The Three Types of Analytics

Third Entry in the Metrics and Analytics Series

We still have a little bit of work to do before we get into the real nuts and bolts of metrics and analytics.

Last week we discussed the five steps of  analytics and this week we are going to cover the three different types of analytics, Descriptive Analytics, Predictive Analytics, and Causation. Again, I am taking all of this information and summarizing it from the Jac Fitz-Enz book titled The New HR Analytics.

The first type of analytic is the most basic, Descriptive Analytics. This type of analytics takes a look at data and analyzes events that happened in the past to help us understand how to approach the future. With this data, we can look for reasons behind past success and failure. Most management reporting uses this type of data.

As HR professionals, we all know that there are many different groups and subgroups within our workforce. With Descriptive Analytics we can really take a deep dive into our workforce and really analyze each of the different groups. It allows us to discover and describe many types of relationships and differences between the groups and show past and current behavior among the groups. It’s important to remember that this type of analytic is not a prescription or solution, but rather just the exploration of past and current data.

Descriptive analytic models quantify relationships in data into group classifications or characteristic. We can take almost any group characteristic and use it to build descriptive models to understand our workforce. The characteristics can be things such as performance appraisal ratings, skills, education, rank, title, age, etc. Fitz-Enz equates this to what the marketing department does with customer segmentation and calls it workforce segmentation with the purpose of improving the return on investment, or ROI, of our HR services.

The second type is Predictive Analytics. This is where we take data and turn it into valuable and actionable information. It uses data to determine the possible outcome of a future event. It gives us meaning to the current patterns that we see in Descriptive Analytics to identify risks and opportunities in helping us see what might happen in the future.

It will give us a good probability of what might happen in the future. We won’t be able to predict the future with 100% accuracy but we can increase the probability that we will be right by reducing as many variabilities as possible.

A great example in the Fitz-Enz book is building a model for selecting employees to hire, train, and promote for a particular position. The model is based on traits, skills, and experience of your very best employees in that particular position. You will increase the probability of making a successful selection by applying the model to all of the candidates for the job.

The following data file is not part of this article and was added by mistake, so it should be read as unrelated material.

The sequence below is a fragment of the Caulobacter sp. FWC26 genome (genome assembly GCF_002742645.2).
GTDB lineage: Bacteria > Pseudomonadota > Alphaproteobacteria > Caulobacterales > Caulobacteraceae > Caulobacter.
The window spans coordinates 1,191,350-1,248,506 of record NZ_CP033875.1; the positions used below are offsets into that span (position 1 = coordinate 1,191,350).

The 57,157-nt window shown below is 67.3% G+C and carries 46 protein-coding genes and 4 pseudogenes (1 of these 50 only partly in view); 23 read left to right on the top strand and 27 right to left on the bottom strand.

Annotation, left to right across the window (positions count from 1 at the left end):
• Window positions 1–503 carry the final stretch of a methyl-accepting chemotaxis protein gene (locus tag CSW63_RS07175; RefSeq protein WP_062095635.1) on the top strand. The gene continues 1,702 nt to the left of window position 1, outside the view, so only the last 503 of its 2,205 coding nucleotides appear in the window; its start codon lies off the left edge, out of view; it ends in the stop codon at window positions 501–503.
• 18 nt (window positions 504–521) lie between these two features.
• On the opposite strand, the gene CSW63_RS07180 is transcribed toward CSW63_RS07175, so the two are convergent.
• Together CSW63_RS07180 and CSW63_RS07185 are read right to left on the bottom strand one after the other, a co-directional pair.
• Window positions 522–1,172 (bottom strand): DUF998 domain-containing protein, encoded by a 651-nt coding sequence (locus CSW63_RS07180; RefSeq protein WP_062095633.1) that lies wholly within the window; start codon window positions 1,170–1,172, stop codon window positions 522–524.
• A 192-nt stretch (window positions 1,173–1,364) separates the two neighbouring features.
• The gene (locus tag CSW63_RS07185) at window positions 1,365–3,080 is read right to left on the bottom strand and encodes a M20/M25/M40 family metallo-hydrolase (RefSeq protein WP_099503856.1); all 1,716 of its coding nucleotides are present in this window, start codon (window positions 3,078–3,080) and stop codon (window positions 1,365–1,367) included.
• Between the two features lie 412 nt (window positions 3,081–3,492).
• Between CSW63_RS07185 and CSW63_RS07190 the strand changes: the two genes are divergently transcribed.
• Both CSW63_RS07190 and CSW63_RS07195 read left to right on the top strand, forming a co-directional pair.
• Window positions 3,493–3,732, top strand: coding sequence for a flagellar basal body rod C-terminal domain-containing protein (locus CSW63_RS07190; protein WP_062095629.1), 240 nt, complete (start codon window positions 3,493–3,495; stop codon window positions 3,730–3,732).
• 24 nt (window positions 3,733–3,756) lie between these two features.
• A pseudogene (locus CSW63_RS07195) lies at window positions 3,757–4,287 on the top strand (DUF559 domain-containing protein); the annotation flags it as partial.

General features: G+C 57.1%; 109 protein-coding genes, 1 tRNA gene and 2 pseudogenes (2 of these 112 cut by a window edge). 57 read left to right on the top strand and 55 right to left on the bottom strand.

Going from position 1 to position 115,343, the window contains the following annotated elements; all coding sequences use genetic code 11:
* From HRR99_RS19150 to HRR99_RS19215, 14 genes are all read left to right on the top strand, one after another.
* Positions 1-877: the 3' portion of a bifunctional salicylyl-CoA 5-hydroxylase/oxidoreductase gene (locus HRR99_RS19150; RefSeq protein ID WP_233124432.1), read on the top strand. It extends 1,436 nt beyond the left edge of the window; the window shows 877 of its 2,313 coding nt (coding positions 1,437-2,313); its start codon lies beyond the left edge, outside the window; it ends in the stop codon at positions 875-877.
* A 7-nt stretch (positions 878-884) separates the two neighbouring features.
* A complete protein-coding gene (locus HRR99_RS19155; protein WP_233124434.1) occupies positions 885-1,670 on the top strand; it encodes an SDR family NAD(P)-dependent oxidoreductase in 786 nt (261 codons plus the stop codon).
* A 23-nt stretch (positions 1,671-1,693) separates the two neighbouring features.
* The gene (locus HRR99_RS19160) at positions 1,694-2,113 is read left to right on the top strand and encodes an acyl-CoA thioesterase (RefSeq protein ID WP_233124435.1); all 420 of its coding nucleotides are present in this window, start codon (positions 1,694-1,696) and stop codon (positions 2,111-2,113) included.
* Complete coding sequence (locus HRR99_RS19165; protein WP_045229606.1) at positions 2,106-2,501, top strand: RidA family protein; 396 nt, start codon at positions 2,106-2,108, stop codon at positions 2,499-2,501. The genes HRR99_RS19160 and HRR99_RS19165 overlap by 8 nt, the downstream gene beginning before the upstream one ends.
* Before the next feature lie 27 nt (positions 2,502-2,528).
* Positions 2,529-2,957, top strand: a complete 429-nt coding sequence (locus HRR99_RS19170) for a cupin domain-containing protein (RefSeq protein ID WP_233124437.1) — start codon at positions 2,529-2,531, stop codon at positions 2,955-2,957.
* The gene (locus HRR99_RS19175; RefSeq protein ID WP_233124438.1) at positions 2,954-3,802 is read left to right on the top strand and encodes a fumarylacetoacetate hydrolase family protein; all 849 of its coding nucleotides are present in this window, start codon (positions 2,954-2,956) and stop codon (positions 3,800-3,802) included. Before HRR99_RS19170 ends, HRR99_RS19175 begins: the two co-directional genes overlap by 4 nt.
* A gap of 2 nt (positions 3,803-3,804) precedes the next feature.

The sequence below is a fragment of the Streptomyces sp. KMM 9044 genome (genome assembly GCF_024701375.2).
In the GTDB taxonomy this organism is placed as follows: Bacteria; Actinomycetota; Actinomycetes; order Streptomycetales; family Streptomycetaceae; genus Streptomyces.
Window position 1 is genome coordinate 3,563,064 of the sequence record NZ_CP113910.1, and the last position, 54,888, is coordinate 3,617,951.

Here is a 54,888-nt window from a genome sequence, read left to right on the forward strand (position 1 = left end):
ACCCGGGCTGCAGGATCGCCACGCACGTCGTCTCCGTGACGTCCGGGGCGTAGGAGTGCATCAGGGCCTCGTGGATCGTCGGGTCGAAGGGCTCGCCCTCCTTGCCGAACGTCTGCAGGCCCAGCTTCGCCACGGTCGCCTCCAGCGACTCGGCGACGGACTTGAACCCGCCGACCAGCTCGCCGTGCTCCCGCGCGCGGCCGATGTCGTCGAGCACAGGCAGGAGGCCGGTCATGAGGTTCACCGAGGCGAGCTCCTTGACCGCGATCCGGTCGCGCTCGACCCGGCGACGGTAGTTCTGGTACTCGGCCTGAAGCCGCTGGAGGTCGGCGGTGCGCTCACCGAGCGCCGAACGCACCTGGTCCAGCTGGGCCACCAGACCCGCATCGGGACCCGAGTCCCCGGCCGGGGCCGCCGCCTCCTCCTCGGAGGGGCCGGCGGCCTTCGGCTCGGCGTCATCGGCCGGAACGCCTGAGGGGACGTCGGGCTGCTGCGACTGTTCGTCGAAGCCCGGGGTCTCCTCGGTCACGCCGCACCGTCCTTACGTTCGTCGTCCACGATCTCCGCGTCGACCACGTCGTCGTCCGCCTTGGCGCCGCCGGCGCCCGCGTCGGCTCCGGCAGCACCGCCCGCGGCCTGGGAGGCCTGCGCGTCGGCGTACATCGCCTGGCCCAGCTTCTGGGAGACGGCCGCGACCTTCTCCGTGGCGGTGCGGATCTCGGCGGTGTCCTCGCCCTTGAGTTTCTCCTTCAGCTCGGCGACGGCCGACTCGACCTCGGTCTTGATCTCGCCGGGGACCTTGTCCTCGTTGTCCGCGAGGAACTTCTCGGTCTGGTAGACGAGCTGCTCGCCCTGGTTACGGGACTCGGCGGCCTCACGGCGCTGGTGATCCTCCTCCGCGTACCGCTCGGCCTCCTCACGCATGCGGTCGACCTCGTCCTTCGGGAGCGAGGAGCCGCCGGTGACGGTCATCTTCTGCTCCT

The third and final type of analytic is called Causation. This is a combination of Descriptive and Predictive Analytics and is considered the most sophisticated level of human capital analysis.

Causal modeling is used to find the hidden root cause of a problem or to make a business proposition for a human capital project investment. Fitz-Enz cites Dr. Nick Bontis as the most prominent expert of causal modeling and uses an example of the perceived value of a training program by the trainees.

In his model, he wants to determine the trainee’s perceived value of the training program so he adds the perceived value of training by the trainees to their rating of the course materials and delivery.

By surveying the trainees, we can determine the business value of the training program by asking them to rate their perceived value of the training on a scale of 1 to 100, the course materials from 1 to 5, and the delivery from 1 to 5. Throw these into an equation and you get something like this:

Perceived Value Course Materials Delivery Total
.80 X 4 X 5 = 16

And you get a total score of 16 out of a possible maximum of 25. We can now track the training’s effectiveness over time, the value of the training to the organization, etc.

When discussing HR Analytics, we can’t simply rely on the past to predict the future. We have to have knowledge as our base in order to do so. Fitz-Enz puts it this way:

Being able to foretell what is likely to happen with a high degree of probability depends on four things:

  1. Comprehension of past and current events.
  2. Understanding not only trends but also the drivers behind them.
  3. Being able to see patterns of consistency as well as change.
  4. Having tools to describe the probability of something in the future.

HR Analytics takes HR metrics and looks to the future by taking past and current strategic and operational data and adding leading indicators.

We now have a basic understanding of the three types of analytics which will help us understand many of the topics in this series I will cover in future posts and podcasts.

Please note: I reserve the right to delete comments that are offensive or off-topic.

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